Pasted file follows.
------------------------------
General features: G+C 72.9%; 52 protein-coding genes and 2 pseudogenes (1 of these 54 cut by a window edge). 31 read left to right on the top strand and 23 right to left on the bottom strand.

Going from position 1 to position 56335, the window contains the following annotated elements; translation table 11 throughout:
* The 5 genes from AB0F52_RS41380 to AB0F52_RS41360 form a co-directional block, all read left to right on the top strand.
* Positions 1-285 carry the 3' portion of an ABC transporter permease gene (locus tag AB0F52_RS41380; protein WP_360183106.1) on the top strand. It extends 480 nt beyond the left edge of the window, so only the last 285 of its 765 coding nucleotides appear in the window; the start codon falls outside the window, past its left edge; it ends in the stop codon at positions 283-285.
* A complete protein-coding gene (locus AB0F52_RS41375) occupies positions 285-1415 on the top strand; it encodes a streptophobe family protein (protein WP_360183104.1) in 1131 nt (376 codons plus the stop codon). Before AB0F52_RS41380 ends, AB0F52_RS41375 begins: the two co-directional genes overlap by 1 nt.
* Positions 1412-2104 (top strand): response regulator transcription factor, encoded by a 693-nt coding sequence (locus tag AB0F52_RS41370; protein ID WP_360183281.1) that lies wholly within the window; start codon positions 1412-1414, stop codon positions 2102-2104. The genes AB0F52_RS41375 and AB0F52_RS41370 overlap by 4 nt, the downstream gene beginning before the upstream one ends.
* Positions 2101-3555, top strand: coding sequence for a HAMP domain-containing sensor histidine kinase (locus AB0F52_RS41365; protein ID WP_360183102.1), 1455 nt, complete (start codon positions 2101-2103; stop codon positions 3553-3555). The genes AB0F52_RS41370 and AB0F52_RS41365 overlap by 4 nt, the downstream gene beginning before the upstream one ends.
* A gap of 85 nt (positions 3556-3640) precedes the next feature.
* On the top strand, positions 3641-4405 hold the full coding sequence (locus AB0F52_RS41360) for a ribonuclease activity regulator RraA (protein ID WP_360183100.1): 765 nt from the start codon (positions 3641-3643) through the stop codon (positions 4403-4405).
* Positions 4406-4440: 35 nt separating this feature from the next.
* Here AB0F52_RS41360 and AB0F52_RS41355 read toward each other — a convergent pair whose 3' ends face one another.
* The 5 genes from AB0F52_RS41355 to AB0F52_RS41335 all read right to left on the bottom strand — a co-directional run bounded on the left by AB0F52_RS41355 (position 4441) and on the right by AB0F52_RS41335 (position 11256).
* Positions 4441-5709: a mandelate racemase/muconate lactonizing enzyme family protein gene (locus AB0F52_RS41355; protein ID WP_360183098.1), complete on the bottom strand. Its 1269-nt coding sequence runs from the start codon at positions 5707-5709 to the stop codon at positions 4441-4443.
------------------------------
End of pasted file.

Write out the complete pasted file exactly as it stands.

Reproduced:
General features: G+C 72.9%; 52 protein-coding genes and 2 pseudogenes (1 of these 54 cut by a window edge). 31 read left to right on the top strand and 23 right to left on the bottom strand.

Going from position 1 to position 56335, the window contains the following annotated elements; translation table 11 throughout:
* The 5 genes from AB0F52_RS41380 to AB0F52_RS41360 form a co-directional block, all read left to right on the top strand.
* Positions 1-285 carry the 3' portion of an ABC transporter permease gene (locus tag AB0F52_RS41380; protein WP_360183106.1) on the top strand. It extends 480 nt beyond the left edge of the window, so only the last 285 of its 765 coding nucleotides appear in the window; the start codon falls outside the window, past its left edge; it ends in the stop codon at positions 283-285.
* A complete protein-coding gene (locus AB0F52_RS41375) occupies positions 285-1415 on the top strand; it encodes a streptophobe family protein (protein WP_360183104.1) in 1131 nt (376 codons plus the stop codon). Before AB0F52_RS41380 ends, AB0F52_RS41375 begins: the two co-directional genes overlap by 1 nt.
* Positions 1412-2104 (top strand): response regulator transcription factor, encoded by a 693-nt coding sequence (locus tag AB0F52_RS41370; protein ID WP_360183281.1) that lies wholly within the window; start codon positions 1412-1414, stop codon positions 2102-2104. The genes AB0F52_RS41375 and AB0F52_RS41370 overlap by 4 nt, the downstream gene beginning before the upstream one ends.
* Positions 2101-3555, top strand: coding sequence for a HAMP domain-containing sensor histidine kinase (locus AB0F52_RS41365; protein ID WP_360183102.1), 1455 nt, complete (start codon positions 2101-2103; stop codon positions 3553-3555). The genes AB0F52_RS41370 and AB0F52_RS41365 overlap by 4 nt, the downstream gene beginning before the upstream one ends.
* A gap of 85 nt (positions 3556-3640) precedes the next feature.
* On the top strand, positions 3641-4405 hold the full coding sequence (locus AB0F52_RS41360) for a ribonuclease activity regulator RraA (protein ID WP_360183100.1): 765 nt from the start codon (positions 3641-3643) through the stop codon (positions 4403-4405).
* Positions 4406-4440: 35 nt separating this feature from the next.
* Here AB0F52_RS41360 and AB0F52_RS41355 read toward each other — a convergent pair whose 3' ends face one another.
* The 5 genes from AB0F52_RS41355 to AB0F52_RS41335 all read right to left on the bottom strand — a co-directional run bounded on the left by AB0F52_RS41355 (position 4441) and on the right by AB0F52_RS41335 (position 11256).
* Positions 4441-5709: a mandelate racemase/muconate lactonizing enzyme family protein gene (locus AB0F52_RS41355; protein ID WP_360183098.1), complete on the bottom strand. Its 1269-nt coding sequence runs from the start codon at positions 5707-5709 to the stop codon at positions 4441-4443.